Absence of key Cork hurlers does not explain the margin of defeat to Limerick

Absence of key Cork hurlers does not explain the margin of defeat to Limerick
Darragh O'Donovan battles Aidan Walsh of Cork during the Co-Op Superstores Munster Hurling League final on Saturday. Picture: Piaras Ó Mídheach/Sportsfile

THINGS didn’t go Cork’s way in the Munster senior hurling league final at the LIT Gaelic Grounds on Saturday night.

And while the second week in January is too early to judge any team, this was a disappointing night for the travelling fans among a 5,295-strong crowd.

It was a shock win for Limerick.

Limerick worked the ball and picked off their scores impressively, particularly in the second-half, and Barry Nash was man-of-the-match.

Limerick won the Munster hurling league in 2018 (this was their second in three years) and went on to be crowned All Ireland champions. Whether they will again in 2020 remains to be seen.

So where does this 1-32 to 0-20 defeat leave Cork?

Limerick's Aaron Gillane taunts Cork's Eoin Cadogan after scoring a goal. Picture: INPHO/Ken Sutton
Limerick's Aaron Gillane taunts Cork's Eoin Cadogan after scoring a goal. Picture: INPHO/Ken Sutton

The Munster senior hurling league gives game time to fringe players; they experience hurling at inter-county level. Kieran Kingston and his management team have also introduced players who won’t feature this year, but who may do later on. So, from that perspective, it has been worthwhile for Cork.

Still, Kingston’s hands are tied, because so many of his squad are lining out in the Fitzgibbon Cup (21 in total). UCC have the biggest number (14) of them, and, depending on how UCC progress in that tournament, Cork could remain understrength, and be without a number of starters, for the beginning of the National League.

When these players do become available, there will be a lot more options and a lot more competition for places. One of the positives for Cork was corner back, Colm Spillane, getting a full game under his belt since his long injury layoff. Outside him, in the half-back line, Chris O’Leary is playing with confidence, which is a boost.

In the forward line, Brian Turnbull and Sean Twomey are two of Kingston’s young talents and they stood out at different times.

The gap, however, between Cork and Limerick wasn’t expected to be 15 points. It was the second loss for Cork in four days, following on from the UCC game in the Canon O’Brien Cup, at the Mardyke on Tuesday night.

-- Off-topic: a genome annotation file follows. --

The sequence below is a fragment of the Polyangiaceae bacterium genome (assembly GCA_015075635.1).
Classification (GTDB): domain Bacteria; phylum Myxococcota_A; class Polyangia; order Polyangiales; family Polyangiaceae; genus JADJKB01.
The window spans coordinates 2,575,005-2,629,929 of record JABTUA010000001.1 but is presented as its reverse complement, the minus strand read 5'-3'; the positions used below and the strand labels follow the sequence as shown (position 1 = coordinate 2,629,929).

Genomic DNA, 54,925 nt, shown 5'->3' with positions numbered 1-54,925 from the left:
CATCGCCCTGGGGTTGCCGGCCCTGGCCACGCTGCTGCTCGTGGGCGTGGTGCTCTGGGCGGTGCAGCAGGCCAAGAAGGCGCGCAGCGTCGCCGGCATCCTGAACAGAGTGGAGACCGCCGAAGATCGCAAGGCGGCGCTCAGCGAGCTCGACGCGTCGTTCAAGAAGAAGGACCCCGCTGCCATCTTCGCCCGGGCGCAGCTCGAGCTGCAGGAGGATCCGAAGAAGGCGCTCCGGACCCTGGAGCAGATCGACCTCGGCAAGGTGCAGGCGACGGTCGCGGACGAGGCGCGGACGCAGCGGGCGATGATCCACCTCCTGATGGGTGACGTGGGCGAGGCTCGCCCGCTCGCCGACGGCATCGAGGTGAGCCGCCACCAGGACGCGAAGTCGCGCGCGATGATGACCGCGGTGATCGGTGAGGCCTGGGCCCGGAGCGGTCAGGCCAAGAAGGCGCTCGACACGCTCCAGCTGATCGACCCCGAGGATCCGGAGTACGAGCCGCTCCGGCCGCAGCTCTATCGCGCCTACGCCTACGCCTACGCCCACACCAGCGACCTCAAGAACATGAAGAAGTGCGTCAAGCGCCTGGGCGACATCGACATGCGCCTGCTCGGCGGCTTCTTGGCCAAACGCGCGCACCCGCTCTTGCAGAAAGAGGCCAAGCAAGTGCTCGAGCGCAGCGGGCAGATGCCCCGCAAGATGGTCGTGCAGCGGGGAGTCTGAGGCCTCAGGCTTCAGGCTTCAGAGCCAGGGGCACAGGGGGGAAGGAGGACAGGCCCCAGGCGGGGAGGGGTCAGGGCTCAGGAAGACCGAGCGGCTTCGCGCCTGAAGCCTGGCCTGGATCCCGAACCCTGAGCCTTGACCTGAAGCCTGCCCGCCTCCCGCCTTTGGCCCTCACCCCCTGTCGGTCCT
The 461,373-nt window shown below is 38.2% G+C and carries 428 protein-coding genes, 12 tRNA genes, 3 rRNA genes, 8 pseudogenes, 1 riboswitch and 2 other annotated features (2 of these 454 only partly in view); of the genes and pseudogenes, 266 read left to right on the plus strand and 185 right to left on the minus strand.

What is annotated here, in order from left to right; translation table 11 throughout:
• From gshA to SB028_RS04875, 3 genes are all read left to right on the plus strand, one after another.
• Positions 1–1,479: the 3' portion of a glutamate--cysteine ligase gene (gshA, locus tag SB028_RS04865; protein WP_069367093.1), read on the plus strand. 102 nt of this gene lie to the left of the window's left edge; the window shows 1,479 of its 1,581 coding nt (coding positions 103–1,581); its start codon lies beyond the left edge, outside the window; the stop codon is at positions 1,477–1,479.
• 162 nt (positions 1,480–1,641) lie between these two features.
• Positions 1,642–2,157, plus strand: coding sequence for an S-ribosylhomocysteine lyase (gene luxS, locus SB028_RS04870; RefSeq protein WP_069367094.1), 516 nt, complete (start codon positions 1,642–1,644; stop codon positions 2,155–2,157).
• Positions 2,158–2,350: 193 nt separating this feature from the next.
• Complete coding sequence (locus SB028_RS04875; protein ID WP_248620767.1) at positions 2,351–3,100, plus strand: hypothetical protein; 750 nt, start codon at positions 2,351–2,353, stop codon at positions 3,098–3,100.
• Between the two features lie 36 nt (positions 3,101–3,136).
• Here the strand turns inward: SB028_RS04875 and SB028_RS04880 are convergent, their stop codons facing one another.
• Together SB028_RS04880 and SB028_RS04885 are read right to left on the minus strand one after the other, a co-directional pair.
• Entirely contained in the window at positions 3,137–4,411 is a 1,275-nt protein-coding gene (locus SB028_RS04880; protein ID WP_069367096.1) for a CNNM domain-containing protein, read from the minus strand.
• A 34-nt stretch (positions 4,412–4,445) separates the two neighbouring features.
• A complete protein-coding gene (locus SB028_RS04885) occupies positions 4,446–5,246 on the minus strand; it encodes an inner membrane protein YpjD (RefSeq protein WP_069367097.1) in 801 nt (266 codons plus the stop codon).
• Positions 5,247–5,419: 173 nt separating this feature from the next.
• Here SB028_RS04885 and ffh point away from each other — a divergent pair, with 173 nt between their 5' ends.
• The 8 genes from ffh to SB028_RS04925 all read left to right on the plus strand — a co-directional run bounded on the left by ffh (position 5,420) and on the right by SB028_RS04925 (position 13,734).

Cork named a panel of 22 for this final. Robert Downey was a late addition and was introduced to good effect midway through the second-half.

Three alterations were made from the Canon O’Brien Cup: Patrick Collins, Ryan Walsh, and Aidan Walsh replaced Anthony Nash, Tim O’Mahony, and Tommy O’Connell.

Limerick had a panel of 23 and made one change to the team they had announced earlier in the week, with Aaron Gillane coming into John Kiely’s side. He started at full-forward, marked by Eoin Cadogan. Gillane scored the only goal of the game, in the 10th minute. That was vital in giving Limerick an advantage. They had been trailing 0-3 to 0-5 at the time, but a long delivery from Darragh O’Donovan, after an exchange with influential captain, Cian Lynch, was spectacularly fetched by Gillane. He fired past Patrick Collins, from close range, to go ahead. That was a lead they wouldn’t relinquish.

By half-time, Limerick had moved 1-14 to 0-14 ahead. Their wide count was an issue (they had nine to Cork’s four) and there were fears it might cost them. They spent a long time in the dressing-room and whatever was said in there had an impact, because they tightened up considerably in the second-half.

Chris O'Leary of Cork in action against David Reidy. Picture: Piaras Ó Mídheach/Sportsfile
Chris O'Leary of Cork in action against David Reidy. Picture: Piaras Ó Mídheach/Sportsfile

The third-quarter statistics do not make good reading for Cork, despite bringing on captain, Patrick Horgan, and exciting prospect Shane Óg O’Regan. A Conor Lehane free and an Aidan Walsh point from play were Cork’s return, as Limerick took over, striking eight points.

The fourth-quarter examination was no better. Out-hit by 10 points to four — with just the one point from play, from Seamus Harnedy — Cork were at sixes and sevens, while Limerick were utterly dominant. The reason, we don’t know. Maybe Cork are training hard and that took its toll.

Of course, the absence of key players didn’t help, especially when you see the calibre of substitutions Limerick were able to make. Sean Finn and Gearoid Hegarty were the first to be introduced, together, in the 45th minute. And both received a huge roar from the vocal home support.

Cork lost their way badly in the closing stages. You could only admire Limerick’s strong finish, and their last seven points went unanswered and were all scored from play.

The Allianz National League will begin with Cork travelling to play Waterford on Sunday week.

Cork and Limerick will meet again in the league and in the Munster championship. Hopefully, those games will be very different to what happened on Saturday.

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